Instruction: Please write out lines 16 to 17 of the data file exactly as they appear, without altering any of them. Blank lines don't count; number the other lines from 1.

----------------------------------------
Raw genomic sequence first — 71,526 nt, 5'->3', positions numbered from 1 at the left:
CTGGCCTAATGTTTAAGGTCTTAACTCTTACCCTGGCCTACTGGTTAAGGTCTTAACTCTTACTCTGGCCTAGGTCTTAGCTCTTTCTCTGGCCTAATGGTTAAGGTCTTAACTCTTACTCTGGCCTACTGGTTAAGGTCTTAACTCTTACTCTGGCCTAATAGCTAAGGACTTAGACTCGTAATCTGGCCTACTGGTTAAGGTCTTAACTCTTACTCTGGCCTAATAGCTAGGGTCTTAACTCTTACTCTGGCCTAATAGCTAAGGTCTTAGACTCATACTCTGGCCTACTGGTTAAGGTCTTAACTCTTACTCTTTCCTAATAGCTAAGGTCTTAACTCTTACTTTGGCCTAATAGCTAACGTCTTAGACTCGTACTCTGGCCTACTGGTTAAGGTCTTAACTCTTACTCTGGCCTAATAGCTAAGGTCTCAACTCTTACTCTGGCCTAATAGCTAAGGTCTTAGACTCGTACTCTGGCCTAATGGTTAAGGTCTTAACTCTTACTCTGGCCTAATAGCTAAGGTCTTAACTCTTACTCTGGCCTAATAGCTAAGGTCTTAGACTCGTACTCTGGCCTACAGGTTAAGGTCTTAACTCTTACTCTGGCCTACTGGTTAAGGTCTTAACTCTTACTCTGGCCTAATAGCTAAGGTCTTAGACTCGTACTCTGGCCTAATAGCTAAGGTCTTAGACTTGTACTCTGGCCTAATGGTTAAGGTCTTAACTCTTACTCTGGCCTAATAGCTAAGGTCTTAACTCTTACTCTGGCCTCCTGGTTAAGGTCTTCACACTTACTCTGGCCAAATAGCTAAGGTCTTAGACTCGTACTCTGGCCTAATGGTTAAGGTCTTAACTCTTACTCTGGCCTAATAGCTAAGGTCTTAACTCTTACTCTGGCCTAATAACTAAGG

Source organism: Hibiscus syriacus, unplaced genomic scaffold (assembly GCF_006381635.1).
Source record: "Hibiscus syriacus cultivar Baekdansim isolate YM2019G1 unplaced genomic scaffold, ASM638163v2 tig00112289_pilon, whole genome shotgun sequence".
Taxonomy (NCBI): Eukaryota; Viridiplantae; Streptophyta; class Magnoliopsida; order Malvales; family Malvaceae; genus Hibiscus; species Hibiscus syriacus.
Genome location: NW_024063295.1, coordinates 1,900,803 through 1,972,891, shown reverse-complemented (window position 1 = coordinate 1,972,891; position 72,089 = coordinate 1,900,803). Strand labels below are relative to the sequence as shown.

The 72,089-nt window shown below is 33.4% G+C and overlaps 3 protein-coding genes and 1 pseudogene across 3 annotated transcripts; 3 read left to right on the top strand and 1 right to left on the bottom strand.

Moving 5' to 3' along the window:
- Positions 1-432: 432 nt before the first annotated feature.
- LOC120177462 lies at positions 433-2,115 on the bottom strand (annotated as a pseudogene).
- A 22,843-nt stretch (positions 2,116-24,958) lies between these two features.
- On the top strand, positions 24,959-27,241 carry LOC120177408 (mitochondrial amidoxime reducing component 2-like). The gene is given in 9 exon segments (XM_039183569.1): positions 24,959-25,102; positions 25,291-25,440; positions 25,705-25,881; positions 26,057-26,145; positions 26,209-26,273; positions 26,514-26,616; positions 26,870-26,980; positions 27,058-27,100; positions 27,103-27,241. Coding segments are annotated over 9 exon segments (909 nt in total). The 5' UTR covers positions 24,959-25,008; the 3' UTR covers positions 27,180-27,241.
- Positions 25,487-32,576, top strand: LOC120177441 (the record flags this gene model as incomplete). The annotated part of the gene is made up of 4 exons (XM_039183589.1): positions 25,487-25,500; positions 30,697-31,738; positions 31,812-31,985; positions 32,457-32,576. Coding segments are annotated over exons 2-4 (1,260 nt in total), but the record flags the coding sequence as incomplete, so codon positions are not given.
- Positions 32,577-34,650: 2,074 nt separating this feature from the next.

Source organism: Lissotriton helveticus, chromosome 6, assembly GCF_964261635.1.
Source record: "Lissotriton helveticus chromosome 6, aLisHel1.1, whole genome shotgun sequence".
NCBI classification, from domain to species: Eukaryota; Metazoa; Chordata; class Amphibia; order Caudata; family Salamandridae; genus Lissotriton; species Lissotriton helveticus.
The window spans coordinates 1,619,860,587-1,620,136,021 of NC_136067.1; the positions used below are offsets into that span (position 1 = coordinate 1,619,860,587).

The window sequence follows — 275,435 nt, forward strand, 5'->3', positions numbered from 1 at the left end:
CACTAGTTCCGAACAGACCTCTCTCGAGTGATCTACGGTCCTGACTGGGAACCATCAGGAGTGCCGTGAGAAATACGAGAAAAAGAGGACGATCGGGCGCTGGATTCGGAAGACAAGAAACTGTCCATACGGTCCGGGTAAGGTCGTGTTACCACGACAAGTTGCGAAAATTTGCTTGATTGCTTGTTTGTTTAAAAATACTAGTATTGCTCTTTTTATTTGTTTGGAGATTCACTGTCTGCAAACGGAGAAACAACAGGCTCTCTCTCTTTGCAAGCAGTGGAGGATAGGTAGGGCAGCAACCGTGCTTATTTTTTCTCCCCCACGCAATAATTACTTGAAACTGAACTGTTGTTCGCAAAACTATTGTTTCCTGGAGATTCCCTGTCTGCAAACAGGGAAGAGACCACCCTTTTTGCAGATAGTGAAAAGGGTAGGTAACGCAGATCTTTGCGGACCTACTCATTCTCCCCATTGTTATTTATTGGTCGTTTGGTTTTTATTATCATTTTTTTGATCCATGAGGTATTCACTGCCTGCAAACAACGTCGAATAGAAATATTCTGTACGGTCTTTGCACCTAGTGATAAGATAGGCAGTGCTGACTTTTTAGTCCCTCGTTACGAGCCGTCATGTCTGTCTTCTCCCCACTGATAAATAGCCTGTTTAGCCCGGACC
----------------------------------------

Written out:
Source record: "Lissotriton helveticus chromosome 6, aLisHel1.1, whole genome shotgun sequence".
NCBI classification, from domain to species: Eukaryota; Metazoa; Chordata; class Amphibia; order Caudata; family Salamandridae; genus Lissotriton; species Lissotriton helveticus.